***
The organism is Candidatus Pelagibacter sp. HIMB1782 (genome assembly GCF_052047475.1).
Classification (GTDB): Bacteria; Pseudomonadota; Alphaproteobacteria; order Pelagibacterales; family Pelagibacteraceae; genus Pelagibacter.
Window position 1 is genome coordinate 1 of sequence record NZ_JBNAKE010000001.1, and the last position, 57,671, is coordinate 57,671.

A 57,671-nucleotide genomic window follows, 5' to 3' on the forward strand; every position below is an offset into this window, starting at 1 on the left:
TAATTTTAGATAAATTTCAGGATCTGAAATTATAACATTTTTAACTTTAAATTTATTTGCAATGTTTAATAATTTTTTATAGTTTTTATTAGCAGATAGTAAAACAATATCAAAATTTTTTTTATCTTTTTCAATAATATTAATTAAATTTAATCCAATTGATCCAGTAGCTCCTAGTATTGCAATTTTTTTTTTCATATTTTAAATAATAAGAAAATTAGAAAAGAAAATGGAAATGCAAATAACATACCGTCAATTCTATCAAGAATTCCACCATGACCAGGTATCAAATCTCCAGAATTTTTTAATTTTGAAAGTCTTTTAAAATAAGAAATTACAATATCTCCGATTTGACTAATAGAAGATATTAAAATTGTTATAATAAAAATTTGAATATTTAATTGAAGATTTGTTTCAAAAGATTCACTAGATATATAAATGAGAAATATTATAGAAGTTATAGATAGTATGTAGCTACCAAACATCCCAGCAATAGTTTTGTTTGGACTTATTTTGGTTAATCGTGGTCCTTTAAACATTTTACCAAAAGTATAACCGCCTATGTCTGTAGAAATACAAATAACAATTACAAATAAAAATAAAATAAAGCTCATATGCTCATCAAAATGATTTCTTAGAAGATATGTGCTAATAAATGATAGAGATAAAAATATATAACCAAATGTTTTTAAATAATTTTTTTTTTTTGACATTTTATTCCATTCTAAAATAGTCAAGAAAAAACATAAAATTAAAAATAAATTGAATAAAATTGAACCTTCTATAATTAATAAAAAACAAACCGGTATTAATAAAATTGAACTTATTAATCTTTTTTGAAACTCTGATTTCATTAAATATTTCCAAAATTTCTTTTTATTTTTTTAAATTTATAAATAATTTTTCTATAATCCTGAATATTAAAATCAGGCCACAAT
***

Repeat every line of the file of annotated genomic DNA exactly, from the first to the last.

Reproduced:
The organism is Candidatus Pelagibacter sp. HIMB1782 (genome assembly GCF_052047475.1).
Classification (GTDB): Bacteria; Pseudomonadota; Alphaproteobacteria; order Pelagibacterales; family Pelagibacteraceae; genus Pelagibacter.
Window position 1 is genome coordinate 1 of sequence record NZ_JBNAKE010000001.1, and the last position, 57,671, is coordinate 57,671.

A 57,671-nucleotide genomic window follows, 5' to 3' on the forward strand; every position below is an offset into this window, starting at 1 on the left:
TAATTTTAGATAAATTTCAGGATCTGAAATTATAACATTTTTAACTTTAAATTTATTTGCAATGTTTAATAATTTTTTATAGTTTTTATTAGCAGATAGTAAAACAATATCAAAATTTTTTTTATCTTTTTCAATAATATTAATTAAATTTAATCCAATTGATCCAGTAGCTCCTAGTATTGCAATTTTTTTTTTCATATTTTAAATAATAAGAAAATTAGAAAAGAAAATGGAAATGCAAATAACATACCGTCAATTCTATCAAGAATTCCACCATGACCAGGTATCAAATCTCCAGAATTTTTTAATTTTGAAAGTCTTTTAAAATAAGAAATTACAATATCTCCGATTTGACTAATAGAAGATATTAAAATTGTTATAATAAAAATTTGAATATTTAATTGAAGATTTGTTTCAAAAGATTCACTAGATATATAAATGAGAAATATTATAGAAGTTATAGATAGTATGTAGCTACCAAACATCCCAGCAATAGTTTTGTTTGGACTTATTTTGGTTAATCGTGGTCCTTTAAACATTTTACCAAAAGTATAACCGCCTATGTCTGTAGAAATACAAATAACAATTACAAATAAAAATAAAATAAAGCTCATATGCTCATCAAAATGATTTCTTAGAAGATATGTGCTAATAAATGATAGAGATAAAAATATATAACCAAATGTTTTTAAATAATTTTTTTTTTTTGACATTTTATTCCATTCTAAAATAGTCAAGAAAAAACATAAAATTAAAAATAAATTGAATAAAATTGAACCTTCTATAATTAATAAAAAACAAACCGGTATTAATAAAATTGAACTTATTAATCTTTTTTGAAACTCTGATTTCATTAAATATTTCCAAAATTTCTTTTTATTTTTTTAAATTTATAAATAATTTTTCTATAATCCTGAATATTAAAATCAGGCCACAAT